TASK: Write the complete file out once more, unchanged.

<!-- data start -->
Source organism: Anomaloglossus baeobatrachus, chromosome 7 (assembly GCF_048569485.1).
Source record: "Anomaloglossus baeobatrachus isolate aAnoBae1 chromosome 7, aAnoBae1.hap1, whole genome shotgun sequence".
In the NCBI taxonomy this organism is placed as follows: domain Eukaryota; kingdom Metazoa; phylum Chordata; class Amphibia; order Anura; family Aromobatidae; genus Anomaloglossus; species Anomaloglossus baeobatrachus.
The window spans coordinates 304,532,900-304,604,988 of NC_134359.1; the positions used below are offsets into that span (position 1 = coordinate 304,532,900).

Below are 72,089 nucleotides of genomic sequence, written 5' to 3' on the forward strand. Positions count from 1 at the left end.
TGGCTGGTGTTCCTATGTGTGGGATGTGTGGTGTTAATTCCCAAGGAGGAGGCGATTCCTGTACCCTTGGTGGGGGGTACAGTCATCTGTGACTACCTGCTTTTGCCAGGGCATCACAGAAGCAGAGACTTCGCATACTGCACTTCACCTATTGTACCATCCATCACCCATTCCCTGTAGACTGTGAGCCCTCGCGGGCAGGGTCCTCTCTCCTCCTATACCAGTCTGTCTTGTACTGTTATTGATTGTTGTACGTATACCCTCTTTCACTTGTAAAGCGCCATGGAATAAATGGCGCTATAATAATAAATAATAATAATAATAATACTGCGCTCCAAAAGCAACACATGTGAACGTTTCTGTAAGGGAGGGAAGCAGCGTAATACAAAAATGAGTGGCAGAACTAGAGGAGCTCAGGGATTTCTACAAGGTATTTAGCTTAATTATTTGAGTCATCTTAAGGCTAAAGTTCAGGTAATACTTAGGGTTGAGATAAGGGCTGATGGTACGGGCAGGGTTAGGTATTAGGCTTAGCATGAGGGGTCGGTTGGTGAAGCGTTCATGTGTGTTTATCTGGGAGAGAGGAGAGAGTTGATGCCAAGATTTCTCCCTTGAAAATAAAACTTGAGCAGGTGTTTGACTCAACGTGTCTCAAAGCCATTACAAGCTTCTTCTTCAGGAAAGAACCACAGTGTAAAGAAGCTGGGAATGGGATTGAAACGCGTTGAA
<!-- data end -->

Source organism: Anomaloglossus baeobatrachus, chromosome 7 (assembly GCF_048569485.1).
Source record: "Anomaloglossus baeobatrachus isolate aAnoBae1 chromosome 7, aAnoBae1.hap1, whole genome shotgun sequence".
In the NCBI taxonomy this organism is placed as follows: domain Eukaryota; kingdom Metazoa; phylum Chordata; class Amphibia; order Anura; family Aromobatidae; genus Anomaloglossus; species Anomaloglossus baeobatrachus.
The window spans coordinates 304,532,900-304,604,988 of NC_134359.1; the positions used below are offsets into that span (position 1 = coordinate 304,532,900).

Below are 72,089 nucleotides of genomic sequence, written 5' to 3' on the forward strand. Positions count from 1 at the left end.
TGGCTGGTGTTCCTATGTGTGGGATGTGTGGTGTTAATTCCCAAGGAGGAGGCGATTCCTGTACCCTTGGTGGGGGGTACAGTCATCTGTGACTACCTGCTTTTGCCAGGGCATCACAGAAGCAGAGACTTCGCATACTGCACTTCACCTATTGTACCATCCATCACCCATTCCCTGTAGACTGTGAGCCCTCGCGGGCAGGGTCCTCTCTCCTCCTATACCAGTCTGTCTTGTACTGTTATTGATTGTTGTACGTATACCCTCTTTCACTTGTAAAGCGCCATGGAATAAATGGCGCTATAATAATAAATAATAATAATAATAATACTGCGCTCCAAAAGCAACACATGTGAACGTTTCTGTAAGGGAGGGAAGCAGCGTAATACAAAAATGAGTGGCAGAACTAGAGGAGCTCAGGGATTTCTACAAGGTATTTAGCTTAATTATTTGAGTCATCTTAAGGCTAAAGTTCAGGTAATACTTAGGGTTGAGATAAGGGCTGATGGTACGGGCAGGGTTAGGTATTAGGCTTAGCATGAGGGGTCGGTTGGTGAAGCGTTCATGTGTGTTTATCTGGGAGAGAGGAGAGAGTTGATGCCAAGATTTCTCCCTTGAAAATAAAACTTGAGCAGGTGTTTGACTCAACGTGTCTCAAAGCCATTACAAGCTTCTTCTTCAGGAAAGAACCACAGTGTAAAGAAGCTGGGAATGGGATTGAAACGCGTTGAA